Good records demonstrate that a service was provided to the patient and establish that the service provided was medically necessary. Even if the outcome is less than optimal, thorough records protect the physician as well as the patient [23,38,45,68].
Virginia Board of Medical Practice, Guidance on the Use of Opioid Analgesics in the Treatment of Chronic Pain. Periodic drug testing may be useful in monitoring adherence to the treatment plan, as well as in detecting the use of non-prescribed drugs [53-54]. Drug testing is an important monitoring tool because self-reports of medication use are not always reliable and behavioral observations may detect some problems but not others [55-59]. Patients being treated for addiction should be tested as frequently as necessary to ensure therapeutic adherence. Use of testing should not be limited to instances in which the provider perceives a problem; the regular use of testing as a universal precaution will avoid having the request for a test become a confrontation that affects the physician-patient relationship. [TWO MORE PAGES OF RECOMMENDATIONS] (rec)Virginia Board of Medical Practice, Guidance on the Use of Opioid Analgesics in the Treatment of Chronic Pain. The diagnosis and treatment of pain is integral to the practice of medicine [4,34-37]. In order to cautiously prescribe opioids, physicians must understand the relevant pharmacologic and clinical issues in the use of such analgesics, and carefully structure a treatment plan that reflects the particular benefits and risks of opioid use for each individual patient. Such an approach should be employed in the care of every patient who receives chronic opioid therapy [4,8]. (rec) [...] The goals of pain treatment include reasonably attainable improvement in pain and function; improvement in pain-associated symptoms such as sleep disturbance, depression, and anxiety; and avoidance of unnecessary or excessive use of medications [4,8]. Effective means of achieving these goals vary widely, depending on the type and causes of the patient’s pain, other concurrent issues, and the preferences of the physician and the patient.
The treatment plan and goals should be established as early as possible in the treatment process and revisited regularly, so as to provide clear-cut, individualized objectives to guide the choice of therapies [38]. The treatment plan should contain information supporting the selection of therapies, both pharmacologic (including medications other than opioids) and nonpharmacologic. It also should specify the objectives that will be used to evaluate treatment progress, such as relief of pain and improved physical and psychosocial function [14,36,47]. Ongoing documentation of treatment should reference the treatment plan, as appropriate.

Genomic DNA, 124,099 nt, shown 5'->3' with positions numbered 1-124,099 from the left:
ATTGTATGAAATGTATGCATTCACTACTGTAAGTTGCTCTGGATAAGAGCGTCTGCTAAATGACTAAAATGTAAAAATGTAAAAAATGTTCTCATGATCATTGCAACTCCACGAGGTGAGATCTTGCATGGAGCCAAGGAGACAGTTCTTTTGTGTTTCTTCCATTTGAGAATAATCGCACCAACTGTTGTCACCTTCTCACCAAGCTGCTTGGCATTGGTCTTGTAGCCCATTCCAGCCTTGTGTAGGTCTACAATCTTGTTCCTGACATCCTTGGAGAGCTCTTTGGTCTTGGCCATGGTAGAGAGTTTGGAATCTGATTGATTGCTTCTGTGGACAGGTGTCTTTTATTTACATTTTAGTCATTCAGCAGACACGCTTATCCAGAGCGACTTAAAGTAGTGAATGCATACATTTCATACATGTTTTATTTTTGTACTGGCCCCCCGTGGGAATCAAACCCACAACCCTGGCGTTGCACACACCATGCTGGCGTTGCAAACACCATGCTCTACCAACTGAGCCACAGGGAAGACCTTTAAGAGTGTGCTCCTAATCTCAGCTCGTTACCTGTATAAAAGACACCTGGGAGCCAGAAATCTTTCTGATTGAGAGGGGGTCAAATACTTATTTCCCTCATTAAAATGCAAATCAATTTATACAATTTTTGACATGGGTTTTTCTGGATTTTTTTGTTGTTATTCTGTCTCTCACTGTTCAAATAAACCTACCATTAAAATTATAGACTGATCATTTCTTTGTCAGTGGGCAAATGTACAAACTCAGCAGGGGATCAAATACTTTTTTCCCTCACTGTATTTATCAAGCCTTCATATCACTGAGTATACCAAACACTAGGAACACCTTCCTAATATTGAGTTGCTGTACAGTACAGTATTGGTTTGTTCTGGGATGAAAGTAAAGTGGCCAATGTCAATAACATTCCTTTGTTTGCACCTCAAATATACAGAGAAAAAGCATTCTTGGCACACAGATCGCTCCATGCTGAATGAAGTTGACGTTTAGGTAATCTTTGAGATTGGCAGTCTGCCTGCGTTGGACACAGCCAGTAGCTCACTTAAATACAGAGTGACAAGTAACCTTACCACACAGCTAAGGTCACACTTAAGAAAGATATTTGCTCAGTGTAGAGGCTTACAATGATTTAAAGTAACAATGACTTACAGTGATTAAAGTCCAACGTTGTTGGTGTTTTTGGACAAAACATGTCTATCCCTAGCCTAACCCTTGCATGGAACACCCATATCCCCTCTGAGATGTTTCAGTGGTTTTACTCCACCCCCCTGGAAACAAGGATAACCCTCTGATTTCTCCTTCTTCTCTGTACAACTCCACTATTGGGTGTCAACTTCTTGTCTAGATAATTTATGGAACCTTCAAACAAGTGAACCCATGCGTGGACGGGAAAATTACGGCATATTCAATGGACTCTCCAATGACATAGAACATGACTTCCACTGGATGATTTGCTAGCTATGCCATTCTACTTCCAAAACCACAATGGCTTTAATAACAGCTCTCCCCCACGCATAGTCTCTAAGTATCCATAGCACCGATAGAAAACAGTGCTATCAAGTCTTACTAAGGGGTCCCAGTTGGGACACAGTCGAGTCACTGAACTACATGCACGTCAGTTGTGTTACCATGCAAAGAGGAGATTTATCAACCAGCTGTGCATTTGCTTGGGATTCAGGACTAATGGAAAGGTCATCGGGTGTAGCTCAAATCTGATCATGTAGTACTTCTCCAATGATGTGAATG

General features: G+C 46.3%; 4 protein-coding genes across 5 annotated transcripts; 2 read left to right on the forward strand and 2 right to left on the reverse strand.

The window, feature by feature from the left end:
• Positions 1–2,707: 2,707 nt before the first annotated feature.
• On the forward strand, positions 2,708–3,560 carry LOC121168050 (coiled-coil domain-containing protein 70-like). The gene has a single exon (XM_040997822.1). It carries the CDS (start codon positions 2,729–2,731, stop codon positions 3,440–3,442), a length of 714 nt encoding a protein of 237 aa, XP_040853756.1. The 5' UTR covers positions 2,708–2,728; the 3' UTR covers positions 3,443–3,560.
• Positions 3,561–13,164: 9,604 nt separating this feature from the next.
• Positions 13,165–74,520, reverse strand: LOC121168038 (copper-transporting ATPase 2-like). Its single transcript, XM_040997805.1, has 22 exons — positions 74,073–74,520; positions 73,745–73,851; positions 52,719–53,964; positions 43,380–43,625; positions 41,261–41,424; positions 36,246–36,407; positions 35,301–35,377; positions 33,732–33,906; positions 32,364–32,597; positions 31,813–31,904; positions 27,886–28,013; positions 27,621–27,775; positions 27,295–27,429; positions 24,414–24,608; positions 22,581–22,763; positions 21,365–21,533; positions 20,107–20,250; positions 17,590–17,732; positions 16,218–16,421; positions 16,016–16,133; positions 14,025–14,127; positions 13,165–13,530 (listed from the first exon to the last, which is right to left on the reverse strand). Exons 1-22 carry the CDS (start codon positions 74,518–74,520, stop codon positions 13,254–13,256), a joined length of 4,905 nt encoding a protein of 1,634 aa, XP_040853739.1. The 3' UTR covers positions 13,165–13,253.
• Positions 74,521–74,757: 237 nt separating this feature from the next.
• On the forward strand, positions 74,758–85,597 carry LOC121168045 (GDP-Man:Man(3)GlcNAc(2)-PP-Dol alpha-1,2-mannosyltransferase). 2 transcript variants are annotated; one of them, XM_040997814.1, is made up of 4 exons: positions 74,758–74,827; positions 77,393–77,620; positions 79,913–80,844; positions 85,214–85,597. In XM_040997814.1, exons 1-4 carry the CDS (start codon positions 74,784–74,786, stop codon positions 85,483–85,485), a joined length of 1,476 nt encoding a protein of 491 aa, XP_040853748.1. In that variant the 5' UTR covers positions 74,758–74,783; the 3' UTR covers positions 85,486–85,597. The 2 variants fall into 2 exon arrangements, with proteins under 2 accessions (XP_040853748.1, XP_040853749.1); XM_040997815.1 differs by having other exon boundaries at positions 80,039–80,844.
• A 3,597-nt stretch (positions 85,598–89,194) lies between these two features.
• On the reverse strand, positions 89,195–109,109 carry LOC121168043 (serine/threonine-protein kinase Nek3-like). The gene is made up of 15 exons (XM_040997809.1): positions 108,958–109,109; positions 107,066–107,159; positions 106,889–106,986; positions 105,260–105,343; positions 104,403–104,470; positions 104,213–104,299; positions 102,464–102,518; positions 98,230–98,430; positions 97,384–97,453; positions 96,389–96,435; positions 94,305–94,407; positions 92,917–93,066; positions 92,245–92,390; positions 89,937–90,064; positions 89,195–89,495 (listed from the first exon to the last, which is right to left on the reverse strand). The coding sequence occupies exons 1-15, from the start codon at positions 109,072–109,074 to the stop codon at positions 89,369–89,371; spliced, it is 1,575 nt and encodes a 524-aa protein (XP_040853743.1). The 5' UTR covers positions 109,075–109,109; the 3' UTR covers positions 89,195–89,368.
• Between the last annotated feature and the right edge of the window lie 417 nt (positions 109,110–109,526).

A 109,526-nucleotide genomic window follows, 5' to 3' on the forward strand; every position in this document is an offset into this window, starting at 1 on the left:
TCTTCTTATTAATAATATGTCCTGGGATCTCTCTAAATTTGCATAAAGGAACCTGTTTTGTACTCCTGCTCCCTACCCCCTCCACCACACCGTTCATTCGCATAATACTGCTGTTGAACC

The plan should document any further diagnostic evaluations, consultations or referrals, or additional therapies that have been considered [21-23,45]. (rec)
Virginia Board of Medical Practice, Guidance on the Use of Opioid Analgesics in the Treatment of Chronic Pain. The treating pbysician should seek a consultation with, or refer the patient to, a pain, psychiatry, addiction or mental health specialist as needed [37-38]. For example, a patient who has a his­ tory of substance use disorder or a co-occurring mental health disorder may require specialized assessment and treatment, if available [31,66].

Physicians who prescribe chronic opioid therapy should be familiar with treatment options for opioid addiction (including those available in licensed opioid treatment programs [OTP,]) and those offered by an appropriately credentialed and experienced physician through office-based opioid treatment [OBOTJ), so as to make appro­ priate referrals when needed [23,31,37,39]. (rec)
Virginia Board of Medical Practice, Guidance on the Use of Opioid Analgesics in the Treatment of Chronic Pain. The physician should regularly review the patient's progress, including any new information about the etiology of the pain or the patient's overall health and level of function [35,49-50]. When possible, collateral information about the patient's response to opioid therapy should be obtained from family members or other close contacts, and the state POMP. The parienr should be seen more frequently while the treatment plan is being initiated and the opioid dose adjusted [44-51]. As the patient is stabilized in the treatment regimen, follow-up visits may be scheduled less frequently. (However, if the patient is seen less than monthly and an opioid is prescribed, arrangements must be made for the patient co obtain a refill or new prescription when needed.)